A review of The Girl From Moscow by Julia Levitina

Reviewed by Magdalena Ball

The Girl From Moscow
By Julia Levitina
Pantera Press
Feb 2024, ISBN: 9780645757811, Paperback, $32.99

I read The Girl from Moscow in one day. It was an unusually relaxing day for me in which I was able to devote time to my favourite activity, but I also found myself stealing time from other tasks to finish the book. That’s how engrossing The Girl From Moscow is. The book opens in 1976 with two children, Ella and Vlad, listening to forbidden foreign radio – Voice of Liberty and the BBC together under a blanket. This is the perfect setup for what follows—a tense and fast paced historical fiction set against the increasingly oppressive Russia of 1983 as tensions between the US and the Soviet Union were at their Cold War peak. Ella Ashkenazi is a twenty-one year old actress in her final term at the Moscow Theatre Academy. She is also pregnant to Roman, a young man who shows no sign of wanting to keep the child. She needs help getting an abortion and goes to meet her old friend Vlad at a Freedom of Speech Protest to ask him for help. It might sound like the opening of a romantic drama, but what happens to Ella from this point on is a series of twists and turns that encompasses the Cold War, displacement, motherhood, what it means to be a Russian Jew and to belong nowhere, love, loss, freedom and an oppression that seems as relevant as ever with Putin’s current war on Ukraine. 

Levitina draws on her own experiences growing up in Moscow in the 1980s and the book is rich with verisimilitude, following the trajectory of Ella as her dreams of playing the role of Natasha Rostova from Tolstoy’s War and Peace dissolve into fear and a desperation to leave Moscow to escape the KGB and protect her unborn child. Though she is young, innocent and well-meaning, her choices begin to diminish surrounded as she is by bad actors, antisemites, and those who would seek to take advantage of her. The writing is rich and evocative, with a hint of nostalgia illuminating the country that is on the cusp of transformation – full of train journeys, food, sounds and visual reminders of history: 

The carriage jerked and her head hit the glass. Behind the fogged-up windows, the domes and minarets of the Exhibition of Achievements of National Economy floated past. She squinted to see the famous fountain. As a child, she used to come here with Olga to play. The fifteen gilded statues, all female, that surrounded it represented the Soviet republics. (20)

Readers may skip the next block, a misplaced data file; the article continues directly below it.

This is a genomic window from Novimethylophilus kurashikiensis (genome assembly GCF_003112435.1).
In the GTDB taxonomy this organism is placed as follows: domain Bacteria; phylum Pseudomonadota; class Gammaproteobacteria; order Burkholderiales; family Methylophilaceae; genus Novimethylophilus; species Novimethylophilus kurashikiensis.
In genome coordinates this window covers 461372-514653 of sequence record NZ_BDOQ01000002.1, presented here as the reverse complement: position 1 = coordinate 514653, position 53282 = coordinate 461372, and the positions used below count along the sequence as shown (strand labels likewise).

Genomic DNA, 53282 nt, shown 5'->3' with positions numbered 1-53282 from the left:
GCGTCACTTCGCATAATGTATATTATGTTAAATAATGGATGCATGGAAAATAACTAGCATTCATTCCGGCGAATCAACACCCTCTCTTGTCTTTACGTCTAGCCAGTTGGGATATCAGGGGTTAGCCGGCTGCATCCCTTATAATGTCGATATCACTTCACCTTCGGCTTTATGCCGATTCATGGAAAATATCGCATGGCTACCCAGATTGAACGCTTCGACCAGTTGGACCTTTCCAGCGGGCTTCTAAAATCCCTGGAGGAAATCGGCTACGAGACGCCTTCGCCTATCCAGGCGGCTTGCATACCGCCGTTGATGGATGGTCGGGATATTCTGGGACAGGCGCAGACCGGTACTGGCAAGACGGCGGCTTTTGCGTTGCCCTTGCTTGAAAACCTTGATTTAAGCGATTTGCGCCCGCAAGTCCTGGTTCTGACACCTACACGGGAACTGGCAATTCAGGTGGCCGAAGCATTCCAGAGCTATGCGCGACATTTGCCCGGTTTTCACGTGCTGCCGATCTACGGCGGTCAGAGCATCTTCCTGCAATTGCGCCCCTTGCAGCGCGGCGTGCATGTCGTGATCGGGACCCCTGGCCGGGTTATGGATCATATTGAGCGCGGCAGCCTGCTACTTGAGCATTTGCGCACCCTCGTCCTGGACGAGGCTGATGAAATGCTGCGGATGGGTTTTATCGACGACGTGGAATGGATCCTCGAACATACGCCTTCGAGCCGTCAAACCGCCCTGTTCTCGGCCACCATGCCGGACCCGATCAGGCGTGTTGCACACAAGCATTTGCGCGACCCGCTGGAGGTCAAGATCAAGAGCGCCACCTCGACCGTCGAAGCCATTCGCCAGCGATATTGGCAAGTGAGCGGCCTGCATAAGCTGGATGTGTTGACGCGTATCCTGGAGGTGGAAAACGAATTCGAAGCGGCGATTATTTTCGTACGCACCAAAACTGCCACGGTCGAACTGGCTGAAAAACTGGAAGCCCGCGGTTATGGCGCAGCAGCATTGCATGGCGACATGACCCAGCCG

Bisecting Ella’s story is the story of her grandmother Olga, told in individual chapters set in the 1940s. Olga’s narrative reveals a series of secret liaisons from the past that impact on the present. Levitina’s writing is assured and Olga’s revelations create a link between the way in which Olga was manipulated in the aftermath of the Holocaust and the reverberations of trauma and oppression that flow through to Ella.

Though most of the people in Ella’s life are unreliable and self-serving–Roman and his family are particularly unpleasant–Ella remains a focal point for the book and the reader becomes invested in her escape from a range of abuses, some state-sanctioned, some personal. Ella’s Judaism is handled with subtlety, though it is one of the many recurring threats in the Soviet Union if Ella remains, and a constant reminder that she is an outsider in the country of her birth, which is not only becoming more oppressive but also less liveable for everyone:

The volume of his voice surprised her and she surveyed the area around them. The alley ran alongside a black pond with a smattering of sickly ducks. A few timber benches that surrounded the water looked wet from the recently melted snow. On the other side of the pond were naked trees in front of the spikes of the oo fence; the noise from the road beyond was muffled to a mere rustle. (147)

Julia Levitina has created a powerful debut full of detail, with a tension that keeps the reader glued to the page from start to finish. This is a book that draws on Levitina’s own deep-seated knowledge of history and place to create a story that is very much relevant to today’s readership.